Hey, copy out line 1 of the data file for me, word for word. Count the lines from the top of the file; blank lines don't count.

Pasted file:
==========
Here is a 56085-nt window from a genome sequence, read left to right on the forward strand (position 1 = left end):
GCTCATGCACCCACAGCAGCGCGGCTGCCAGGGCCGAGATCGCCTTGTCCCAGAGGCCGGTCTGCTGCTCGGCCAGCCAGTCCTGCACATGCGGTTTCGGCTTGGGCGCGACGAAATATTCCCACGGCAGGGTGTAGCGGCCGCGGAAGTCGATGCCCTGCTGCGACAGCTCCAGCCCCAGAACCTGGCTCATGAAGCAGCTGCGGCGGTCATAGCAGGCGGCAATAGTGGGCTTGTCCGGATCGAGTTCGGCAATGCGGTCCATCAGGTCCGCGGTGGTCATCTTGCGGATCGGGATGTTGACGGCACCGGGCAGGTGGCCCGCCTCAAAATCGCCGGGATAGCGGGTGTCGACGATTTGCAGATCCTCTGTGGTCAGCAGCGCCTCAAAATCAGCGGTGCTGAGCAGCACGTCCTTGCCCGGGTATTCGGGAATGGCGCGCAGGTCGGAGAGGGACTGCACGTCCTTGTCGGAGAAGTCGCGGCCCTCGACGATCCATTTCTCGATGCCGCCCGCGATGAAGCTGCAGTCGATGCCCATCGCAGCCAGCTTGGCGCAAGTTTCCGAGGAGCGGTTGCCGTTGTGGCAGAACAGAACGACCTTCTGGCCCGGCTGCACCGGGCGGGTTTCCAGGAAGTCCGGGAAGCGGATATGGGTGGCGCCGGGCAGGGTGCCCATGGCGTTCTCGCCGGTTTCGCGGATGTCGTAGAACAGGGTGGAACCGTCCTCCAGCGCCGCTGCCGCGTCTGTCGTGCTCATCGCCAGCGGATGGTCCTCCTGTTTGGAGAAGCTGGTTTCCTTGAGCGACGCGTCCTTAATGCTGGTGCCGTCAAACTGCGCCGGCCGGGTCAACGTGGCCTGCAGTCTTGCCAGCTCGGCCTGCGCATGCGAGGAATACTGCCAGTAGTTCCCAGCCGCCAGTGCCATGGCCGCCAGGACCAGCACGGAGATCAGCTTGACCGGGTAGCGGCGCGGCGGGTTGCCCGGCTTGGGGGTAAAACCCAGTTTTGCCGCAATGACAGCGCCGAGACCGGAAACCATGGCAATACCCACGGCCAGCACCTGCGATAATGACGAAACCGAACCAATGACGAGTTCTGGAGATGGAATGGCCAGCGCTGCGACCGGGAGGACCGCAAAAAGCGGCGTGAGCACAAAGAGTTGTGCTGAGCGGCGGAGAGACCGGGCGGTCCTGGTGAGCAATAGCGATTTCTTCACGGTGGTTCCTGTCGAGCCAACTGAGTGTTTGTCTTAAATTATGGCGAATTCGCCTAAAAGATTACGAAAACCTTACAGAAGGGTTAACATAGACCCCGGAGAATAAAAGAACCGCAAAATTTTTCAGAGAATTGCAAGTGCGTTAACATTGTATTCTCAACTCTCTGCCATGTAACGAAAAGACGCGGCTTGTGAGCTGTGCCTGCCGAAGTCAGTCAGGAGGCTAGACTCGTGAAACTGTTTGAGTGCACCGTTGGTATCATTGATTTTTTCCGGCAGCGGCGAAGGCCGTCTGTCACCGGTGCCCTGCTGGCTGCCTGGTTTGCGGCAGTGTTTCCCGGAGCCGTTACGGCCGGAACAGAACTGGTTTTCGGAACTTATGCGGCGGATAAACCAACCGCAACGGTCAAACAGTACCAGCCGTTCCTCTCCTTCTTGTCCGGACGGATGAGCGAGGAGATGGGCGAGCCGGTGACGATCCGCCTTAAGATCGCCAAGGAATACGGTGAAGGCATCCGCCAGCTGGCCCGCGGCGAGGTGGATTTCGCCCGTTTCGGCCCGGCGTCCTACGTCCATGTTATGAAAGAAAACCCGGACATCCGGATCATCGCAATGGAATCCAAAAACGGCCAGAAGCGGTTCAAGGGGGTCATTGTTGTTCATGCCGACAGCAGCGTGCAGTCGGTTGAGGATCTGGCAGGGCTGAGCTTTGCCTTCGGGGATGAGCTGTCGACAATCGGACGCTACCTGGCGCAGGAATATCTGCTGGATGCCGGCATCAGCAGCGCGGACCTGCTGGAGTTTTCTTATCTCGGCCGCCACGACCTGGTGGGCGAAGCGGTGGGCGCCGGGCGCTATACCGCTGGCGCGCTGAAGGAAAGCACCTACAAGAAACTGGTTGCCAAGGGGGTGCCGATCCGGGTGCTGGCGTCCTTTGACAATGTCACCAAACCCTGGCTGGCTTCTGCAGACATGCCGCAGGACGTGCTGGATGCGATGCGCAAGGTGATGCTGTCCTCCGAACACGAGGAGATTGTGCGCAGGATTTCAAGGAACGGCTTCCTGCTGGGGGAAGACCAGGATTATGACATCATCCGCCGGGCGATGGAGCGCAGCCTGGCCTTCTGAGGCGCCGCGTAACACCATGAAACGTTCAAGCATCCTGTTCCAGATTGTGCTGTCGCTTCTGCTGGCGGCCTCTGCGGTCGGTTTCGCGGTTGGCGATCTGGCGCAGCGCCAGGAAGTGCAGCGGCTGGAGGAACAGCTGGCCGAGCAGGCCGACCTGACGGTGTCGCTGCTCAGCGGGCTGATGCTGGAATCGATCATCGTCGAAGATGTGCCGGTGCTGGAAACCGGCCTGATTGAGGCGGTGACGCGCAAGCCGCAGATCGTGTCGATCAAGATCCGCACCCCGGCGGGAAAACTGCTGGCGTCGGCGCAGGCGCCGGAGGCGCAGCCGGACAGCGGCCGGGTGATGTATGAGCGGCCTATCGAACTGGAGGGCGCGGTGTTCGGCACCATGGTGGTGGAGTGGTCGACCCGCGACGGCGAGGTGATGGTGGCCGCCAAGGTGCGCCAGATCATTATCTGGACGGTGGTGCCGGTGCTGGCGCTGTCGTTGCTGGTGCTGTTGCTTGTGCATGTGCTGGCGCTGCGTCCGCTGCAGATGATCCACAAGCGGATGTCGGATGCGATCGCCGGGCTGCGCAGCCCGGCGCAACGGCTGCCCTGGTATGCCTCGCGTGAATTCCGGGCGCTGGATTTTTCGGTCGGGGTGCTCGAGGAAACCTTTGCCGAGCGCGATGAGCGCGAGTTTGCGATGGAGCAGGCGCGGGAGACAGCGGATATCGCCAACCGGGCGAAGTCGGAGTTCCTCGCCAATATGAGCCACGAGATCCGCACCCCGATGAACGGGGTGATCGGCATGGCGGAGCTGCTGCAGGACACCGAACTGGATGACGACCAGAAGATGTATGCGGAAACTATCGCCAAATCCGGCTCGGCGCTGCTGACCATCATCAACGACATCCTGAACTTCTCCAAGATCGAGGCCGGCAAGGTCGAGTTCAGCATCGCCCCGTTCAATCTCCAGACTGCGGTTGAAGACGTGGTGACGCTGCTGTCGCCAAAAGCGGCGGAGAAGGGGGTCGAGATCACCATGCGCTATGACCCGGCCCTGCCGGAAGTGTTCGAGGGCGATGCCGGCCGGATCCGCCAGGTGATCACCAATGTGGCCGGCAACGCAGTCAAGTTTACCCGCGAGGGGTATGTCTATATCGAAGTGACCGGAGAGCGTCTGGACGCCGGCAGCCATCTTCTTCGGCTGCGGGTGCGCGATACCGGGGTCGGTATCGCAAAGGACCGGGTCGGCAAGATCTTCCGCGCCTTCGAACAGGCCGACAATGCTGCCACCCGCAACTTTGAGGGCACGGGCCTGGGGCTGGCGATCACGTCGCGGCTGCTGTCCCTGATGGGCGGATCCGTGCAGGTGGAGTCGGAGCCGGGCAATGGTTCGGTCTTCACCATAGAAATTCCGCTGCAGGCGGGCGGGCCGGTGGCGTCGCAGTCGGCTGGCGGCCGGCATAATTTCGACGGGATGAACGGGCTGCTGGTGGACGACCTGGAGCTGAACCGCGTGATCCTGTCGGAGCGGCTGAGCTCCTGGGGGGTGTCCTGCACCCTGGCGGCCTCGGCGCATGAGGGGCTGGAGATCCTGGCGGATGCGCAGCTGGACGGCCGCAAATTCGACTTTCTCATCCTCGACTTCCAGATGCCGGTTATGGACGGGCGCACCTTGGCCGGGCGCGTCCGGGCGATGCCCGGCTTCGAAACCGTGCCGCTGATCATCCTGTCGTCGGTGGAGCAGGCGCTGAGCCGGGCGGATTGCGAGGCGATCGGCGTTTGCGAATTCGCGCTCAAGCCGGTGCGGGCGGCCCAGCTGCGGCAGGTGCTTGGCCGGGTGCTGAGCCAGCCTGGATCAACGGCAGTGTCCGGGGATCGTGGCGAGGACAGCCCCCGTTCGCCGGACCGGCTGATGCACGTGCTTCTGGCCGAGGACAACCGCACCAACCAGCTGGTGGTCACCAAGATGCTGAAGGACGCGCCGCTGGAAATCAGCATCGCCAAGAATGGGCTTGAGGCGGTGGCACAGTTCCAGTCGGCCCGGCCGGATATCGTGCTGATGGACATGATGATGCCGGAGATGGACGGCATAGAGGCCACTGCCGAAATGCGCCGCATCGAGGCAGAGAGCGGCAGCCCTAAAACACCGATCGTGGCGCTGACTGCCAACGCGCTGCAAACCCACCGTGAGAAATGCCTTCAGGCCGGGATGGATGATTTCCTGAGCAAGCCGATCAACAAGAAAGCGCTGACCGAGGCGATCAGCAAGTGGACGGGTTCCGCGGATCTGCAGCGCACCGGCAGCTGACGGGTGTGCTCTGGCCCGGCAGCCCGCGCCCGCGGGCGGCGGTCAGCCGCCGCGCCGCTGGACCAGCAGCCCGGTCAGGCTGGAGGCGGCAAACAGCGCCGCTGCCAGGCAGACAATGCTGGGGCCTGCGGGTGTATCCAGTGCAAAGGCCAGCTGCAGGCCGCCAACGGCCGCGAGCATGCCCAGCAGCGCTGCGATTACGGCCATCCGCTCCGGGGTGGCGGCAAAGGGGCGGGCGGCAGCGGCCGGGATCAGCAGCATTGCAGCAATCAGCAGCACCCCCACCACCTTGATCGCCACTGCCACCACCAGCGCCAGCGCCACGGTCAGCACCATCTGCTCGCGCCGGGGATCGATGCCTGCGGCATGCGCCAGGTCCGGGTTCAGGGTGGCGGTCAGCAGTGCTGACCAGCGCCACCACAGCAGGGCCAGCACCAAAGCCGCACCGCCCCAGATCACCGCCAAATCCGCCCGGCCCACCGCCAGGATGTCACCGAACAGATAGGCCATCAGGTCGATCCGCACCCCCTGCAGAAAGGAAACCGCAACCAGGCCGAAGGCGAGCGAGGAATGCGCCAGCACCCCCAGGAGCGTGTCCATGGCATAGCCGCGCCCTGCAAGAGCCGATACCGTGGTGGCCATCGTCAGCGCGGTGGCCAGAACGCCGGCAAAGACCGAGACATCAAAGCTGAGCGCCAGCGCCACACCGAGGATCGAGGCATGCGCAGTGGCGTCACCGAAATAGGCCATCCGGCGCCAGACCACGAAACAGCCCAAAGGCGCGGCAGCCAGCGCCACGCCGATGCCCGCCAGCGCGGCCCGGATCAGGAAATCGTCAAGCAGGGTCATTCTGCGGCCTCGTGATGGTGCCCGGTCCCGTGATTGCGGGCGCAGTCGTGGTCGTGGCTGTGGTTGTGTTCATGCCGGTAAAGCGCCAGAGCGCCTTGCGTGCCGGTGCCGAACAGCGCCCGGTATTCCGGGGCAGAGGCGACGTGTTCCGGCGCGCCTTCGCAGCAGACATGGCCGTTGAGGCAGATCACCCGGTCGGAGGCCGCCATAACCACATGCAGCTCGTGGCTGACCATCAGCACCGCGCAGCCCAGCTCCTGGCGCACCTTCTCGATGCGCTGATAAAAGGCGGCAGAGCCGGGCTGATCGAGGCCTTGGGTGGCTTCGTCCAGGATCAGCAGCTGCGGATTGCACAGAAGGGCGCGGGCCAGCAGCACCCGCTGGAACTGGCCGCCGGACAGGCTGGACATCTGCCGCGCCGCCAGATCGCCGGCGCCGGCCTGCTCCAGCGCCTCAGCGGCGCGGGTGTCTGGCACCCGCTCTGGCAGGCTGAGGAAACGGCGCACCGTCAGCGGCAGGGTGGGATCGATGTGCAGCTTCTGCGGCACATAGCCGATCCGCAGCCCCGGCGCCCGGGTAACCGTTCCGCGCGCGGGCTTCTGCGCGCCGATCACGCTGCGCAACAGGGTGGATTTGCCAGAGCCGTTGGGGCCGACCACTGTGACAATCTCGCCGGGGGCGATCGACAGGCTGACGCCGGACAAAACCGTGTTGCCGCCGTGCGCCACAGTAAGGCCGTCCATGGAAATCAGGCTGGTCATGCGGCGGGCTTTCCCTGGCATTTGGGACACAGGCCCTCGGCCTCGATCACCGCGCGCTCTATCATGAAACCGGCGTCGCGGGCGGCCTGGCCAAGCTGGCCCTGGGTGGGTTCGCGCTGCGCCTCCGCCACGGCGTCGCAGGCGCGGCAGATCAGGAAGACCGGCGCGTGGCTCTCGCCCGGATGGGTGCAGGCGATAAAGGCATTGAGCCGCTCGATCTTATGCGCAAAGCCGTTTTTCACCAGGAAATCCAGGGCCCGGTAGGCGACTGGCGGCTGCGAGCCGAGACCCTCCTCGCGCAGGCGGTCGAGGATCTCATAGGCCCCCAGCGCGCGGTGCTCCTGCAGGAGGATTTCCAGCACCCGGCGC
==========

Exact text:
Here is a 56085-nt window from a genome sequence, read left to right on the forward strand (position 1 = left end):